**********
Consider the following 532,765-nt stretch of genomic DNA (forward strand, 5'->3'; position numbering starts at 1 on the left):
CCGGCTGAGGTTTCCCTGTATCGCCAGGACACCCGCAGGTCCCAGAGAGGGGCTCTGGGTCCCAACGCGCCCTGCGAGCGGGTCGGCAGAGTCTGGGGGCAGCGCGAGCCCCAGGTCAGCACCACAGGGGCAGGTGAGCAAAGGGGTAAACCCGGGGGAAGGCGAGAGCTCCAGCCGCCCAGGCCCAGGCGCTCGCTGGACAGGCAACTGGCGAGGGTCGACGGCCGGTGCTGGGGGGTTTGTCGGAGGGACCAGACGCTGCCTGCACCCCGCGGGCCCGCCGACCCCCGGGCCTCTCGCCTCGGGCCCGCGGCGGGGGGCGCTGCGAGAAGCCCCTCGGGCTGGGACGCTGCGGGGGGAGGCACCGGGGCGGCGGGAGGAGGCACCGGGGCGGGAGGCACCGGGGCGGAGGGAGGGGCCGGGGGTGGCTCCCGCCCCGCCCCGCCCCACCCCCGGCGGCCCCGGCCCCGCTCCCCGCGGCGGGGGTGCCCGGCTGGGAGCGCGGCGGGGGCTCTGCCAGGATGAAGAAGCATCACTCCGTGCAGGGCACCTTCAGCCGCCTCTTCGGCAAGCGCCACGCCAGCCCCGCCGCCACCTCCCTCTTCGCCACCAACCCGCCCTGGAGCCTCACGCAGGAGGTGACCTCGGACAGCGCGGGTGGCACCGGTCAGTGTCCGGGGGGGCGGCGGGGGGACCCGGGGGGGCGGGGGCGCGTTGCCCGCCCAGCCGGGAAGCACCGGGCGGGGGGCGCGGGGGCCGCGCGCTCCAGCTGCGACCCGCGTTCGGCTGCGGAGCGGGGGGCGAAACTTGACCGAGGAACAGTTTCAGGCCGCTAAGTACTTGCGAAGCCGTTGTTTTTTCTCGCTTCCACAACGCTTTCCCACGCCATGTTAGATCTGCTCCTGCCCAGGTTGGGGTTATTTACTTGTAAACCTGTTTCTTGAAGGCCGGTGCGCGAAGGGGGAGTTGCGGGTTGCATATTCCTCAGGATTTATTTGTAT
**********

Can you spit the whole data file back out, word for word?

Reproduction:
Consider the following 532,765-nt stretch of genomic DNA (forward strand, 5'->3'; position numbering starts at 1 on the left):
CCGGCTGAGGTTTCCCTGTATCGCCAGGACACCCGCAGGTCCCAGAGAGGGGCTCTGGGTCCCAACGCGCCCTGCGAGCGGGTCGGCAGAGTCTGGGGGCAGCGCGAGCCCCAGGTCAGCACCACAGGGGCAGGTGAGCAAAGGGGTAAACCCGGGGGAAGGCGAGAGCTCCAGCCGCCCAGGCCCAGGCGCTCGCTGGACAGGCAACTGGCGAGGGTCGACGGCCGGTGCTGGGGGGTTTGTCGGAGGGACCAGACGCTGCCTGCACCCCGCGGGCCCGCCGACCCCCGGGCCTCTCGCCTCGGGCCCGCGGCGGGGGGCGCTGCGAGAAGCCCCTCGGGCTGGGACGCTGCGGGGGGAGGCACCGGGGCGGCGGGAGGAGGCACCGGGGCGGGAGGCACCGGGGCGGAGGGAGGGGCCGGGGGTGGCTCCCGCCCCGCCCCGCCCCACCCCCGGCGGCCCCGGCCCCGCTCCCCGCGGCGGGGGTGCCCGGCTGGGAGCGCGGCGGGGGCTCTGCCAGGATGAAGAAGCATCACTCCGTGCAGGGCACCTTCAGCCGCCTCTTCGGCAAGCGCCACGCCAGCCCCGCCGCCACCTCCCTCTTCGCCACCAACCCGCCCTGGAGCCTCACGCAGGAGGTGACCTCGGACAGCGCGGGTGGCACCGGTCAGTGTCCGGGGGGGCGGCGGGGGGACCCGGGGGGGCGGGGGCGCGTTGCCCGCCCAGCCGGGAAGCACCGGGCGGGGGGCGCGGGGGCCGCGCGCTCCAGCTGCGACCCGCGTTCGGCTGCGGAGCGGGGGGCGAAACTTGACCGAGGAACAGTTTCAGGCCGCTAAGTACTTGCGAAGCCGTTGTTTTTTCTCGCTTCCACAACGCTTTCCCACGCCATGTTAGATCTGCTCCTGCCCAGGTTGGGGTTATTTACTTGTAAACCTGTTTCTTGAAGGCCGGTGCGCGAAGGGGGAGTTGCGGGTTGCATATTCCTCAGGATTTATTTGTAT